We’re sharing here the list of tax exemptions in the Philippines taken from the Tax Code and the Philippine Constitution. What should be taxed and what shouldn’t? The list includes exemptions for income tax, donors, tax, and estate tax.
As a bonus, we also gave tips to master and memorize what is included in each category quickly. We think you will find it helpful if you are looking for a reviewer or taking the CPA or BAR exam. This list is for everyone interested to know what and who is exempted from paying taxes.
According to the Philippine Constitution, the following are exempted from taxes:
- Charitable institutions, churches, convents, mosques, non-profit cemeteries, lands and buildings, and improvements – actually, directly, and exclusively used for religious, charitable, and educational purposes (according to Article VI, Section 28)
- All income, revenues, and assets of non-stock and non-profit educational institutions used actually, directly, and exclusively for educational purposes, and all grants, endowments, donations, and contributions (subject to conditions prescribed by law) used actually, directly, and exclusively for educational purposes (according to Article XIV Section 4)
Tip: If properties, assets, and revenues are related to religious, educational, and non-profit organizations – they may be exempted from taxes.
Income Tax Exemptions in the Philippines in 2023
The following are exemptions for income taxes in the Philippines. If you don’t need to file an income tax return, it doesn’t mean you are exempted from tax. Income tax and Income Tax returns are two different things. Income derived from the following are exempted:
- Non-stock and non-profit educational institutions and government educational institutions
- Non-stock corporations and organizations operated exclusively for religious, charitable, scientific, athletic, or cultural purposes
- Non-profit civic league or organization
- Non-profit business league, chamber of commerce, or board of trade
- Cemetery company-owned and operated exclusively for the benefit of its members
- Mutual savings banks and cooperative banks without capital stock and shares organized and operated for mutual purposes without profit, and development banks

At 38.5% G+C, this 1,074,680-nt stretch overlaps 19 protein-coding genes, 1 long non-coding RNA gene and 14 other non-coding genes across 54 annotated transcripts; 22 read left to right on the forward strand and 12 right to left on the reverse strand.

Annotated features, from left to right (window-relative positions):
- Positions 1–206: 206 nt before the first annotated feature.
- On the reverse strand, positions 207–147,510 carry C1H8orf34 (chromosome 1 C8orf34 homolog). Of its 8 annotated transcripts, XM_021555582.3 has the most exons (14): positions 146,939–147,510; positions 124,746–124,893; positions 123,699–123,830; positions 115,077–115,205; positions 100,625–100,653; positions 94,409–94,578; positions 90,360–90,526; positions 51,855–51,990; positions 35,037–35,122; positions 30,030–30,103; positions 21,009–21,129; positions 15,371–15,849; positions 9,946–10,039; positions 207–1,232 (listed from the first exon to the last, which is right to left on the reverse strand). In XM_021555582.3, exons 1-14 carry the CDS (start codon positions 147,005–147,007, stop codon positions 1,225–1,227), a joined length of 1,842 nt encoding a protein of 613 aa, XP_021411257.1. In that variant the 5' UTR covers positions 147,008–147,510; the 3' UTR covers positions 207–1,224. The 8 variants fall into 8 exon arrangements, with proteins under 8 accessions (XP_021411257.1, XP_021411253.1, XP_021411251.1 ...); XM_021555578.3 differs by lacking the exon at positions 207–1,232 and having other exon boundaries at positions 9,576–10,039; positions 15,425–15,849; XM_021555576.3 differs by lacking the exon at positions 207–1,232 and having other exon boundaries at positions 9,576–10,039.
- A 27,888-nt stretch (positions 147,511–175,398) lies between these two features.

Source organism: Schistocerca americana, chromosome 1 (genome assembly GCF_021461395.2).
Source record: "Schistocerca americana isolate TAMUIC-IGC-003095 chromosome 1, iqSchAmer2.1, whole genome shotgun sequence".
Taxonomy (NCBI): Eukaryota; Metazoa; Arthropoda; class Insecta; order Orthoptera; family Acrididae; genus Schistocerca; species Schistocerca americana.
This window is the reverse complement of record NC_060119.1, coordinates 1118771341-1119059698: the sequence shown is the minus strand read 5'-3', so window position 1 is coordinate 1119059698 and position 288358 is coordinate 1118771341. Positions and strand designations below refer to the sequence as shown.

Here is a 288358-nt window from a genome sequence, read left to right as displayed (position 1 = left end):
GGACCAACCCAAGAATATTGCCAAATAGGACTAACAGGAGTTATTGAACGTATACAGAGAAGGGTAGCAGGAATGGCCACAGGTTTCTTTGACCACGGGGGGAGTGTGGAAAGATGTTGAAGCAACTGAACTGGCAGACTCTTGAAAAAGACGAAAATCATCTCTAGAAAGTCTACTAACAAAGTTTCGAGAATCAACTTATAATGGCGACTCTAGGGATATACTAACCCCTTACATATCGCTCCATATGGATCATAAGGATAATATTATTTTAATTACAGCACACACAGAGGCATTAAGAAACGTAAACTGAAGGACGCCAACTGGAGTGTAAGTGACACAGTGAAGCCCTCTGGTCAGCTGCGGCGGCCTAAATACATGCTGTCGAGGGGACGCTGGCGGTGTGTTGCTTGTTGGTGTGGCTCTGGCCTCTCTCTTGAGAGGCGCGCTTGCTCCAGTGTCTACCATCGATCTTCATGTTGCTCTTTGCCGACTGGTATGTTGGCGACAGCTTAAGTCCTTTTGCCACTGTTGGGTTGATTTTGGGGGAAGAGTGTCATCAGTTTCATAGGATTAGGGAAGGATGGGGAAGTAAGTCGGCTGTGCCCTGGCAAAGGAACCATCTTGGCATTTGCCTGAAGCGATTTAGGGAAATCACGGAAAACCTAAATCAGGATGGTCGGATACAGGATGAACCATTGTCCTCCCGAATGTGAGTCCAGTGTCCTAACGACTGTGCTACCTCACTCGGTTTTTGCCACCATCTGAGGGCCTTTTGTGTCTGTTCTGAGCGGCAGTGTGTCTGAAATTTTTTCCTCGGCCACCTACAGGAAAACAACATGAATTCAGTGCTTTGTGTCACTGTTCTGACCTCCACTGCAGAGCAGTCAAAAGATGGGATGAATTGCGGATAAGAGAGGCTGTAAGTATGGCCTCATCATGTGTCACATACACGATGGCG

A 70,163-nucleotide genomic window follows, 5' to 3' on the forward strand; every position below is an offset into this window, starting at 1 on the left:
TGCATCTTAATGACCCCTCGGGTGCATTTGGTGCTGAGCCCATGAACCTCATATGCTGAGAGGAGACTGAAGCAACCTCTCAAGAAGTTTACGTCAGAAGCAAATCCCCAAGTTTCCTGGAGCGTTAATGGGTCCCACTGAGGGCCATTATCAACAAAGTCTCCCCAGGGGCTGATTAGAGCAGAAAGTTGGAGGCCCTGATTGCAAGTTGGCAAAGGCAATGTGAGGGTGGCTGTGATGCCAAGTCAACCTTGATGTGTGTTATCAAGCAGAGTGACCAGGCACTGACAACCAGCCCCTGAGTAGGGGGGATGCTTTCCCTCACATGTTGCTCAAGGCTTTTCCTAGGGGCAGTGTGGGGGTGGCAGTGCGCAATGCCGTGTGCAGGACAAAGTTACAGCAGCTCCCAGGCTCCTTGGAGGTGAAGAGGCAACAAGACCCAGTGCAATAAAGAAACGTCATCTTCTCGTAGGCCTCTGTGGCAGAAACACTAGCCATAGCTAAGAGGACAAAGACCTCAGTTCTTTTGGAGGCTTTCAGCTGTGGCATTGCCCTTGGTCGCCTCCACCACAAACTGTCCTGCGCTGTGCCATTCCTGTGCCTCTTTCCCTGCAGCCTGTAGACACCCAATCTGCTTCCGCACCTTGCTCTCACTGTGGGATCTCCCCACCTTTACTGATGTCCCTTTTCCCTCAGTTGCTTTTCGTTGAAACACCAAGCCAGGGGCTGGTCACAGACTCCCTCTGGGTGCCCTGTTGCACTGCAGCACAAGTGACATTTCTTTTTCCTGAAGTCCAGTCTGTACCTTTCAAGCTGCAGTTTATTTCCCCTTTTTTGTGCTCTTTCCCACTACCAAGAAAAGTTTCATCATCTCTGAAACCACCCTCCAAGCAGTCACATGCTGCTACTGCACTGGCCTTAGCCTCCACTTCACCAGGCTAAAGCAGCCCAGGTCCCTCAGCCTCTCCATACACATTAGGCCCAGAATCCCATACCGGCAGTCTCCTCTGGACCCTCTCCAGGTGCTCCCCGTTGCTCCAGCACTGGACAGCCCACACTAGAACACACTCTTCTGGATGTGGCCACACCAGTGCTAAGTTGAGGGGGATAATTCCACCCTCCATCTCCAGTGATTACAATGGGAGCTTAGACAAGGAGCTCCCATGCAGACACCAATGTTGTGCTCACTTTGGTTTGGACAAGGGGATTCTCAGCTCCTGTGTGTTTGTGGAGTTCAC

- General professional partnerships formed by persons for the sole purpose of exercising their common profession; no part of the income is derived from engaging in any trade or business
- A minimum wage earner or an individual pursuant to the provisions of the National Internal Revenue Code Section 51 (2)
- A Non-resident citizen of the Philippines:
- Who establishes to the satisfaction of the Commissioner the fact of his physical presence abroad with a definite intention to reside therein
- Who leaves the Philippines during the taxable year to reside abroad, either as an immigrant or for employment on a permanent basis
- Who works and derives income from abroad and whose employment thereat requires him to be physically present abroad most of the time during the taxable year
- Who has been previously considered as a non-resident citizen and who arrives in the Philippines at any time during the year to reside permanently in the Philippines will likewise be treated as a non-resident citizen during the taxable year in which he arrives in the Philippines, with respect to his income derived from sources abroad until the date of his arrival in the Philippines.
- Income from bonds and securities for sale in the international market
- Prizes and winnings from a charity horse race sweepstakes from the Philippine Charity Sweepstakes Office
- SSS and GSIS Benefits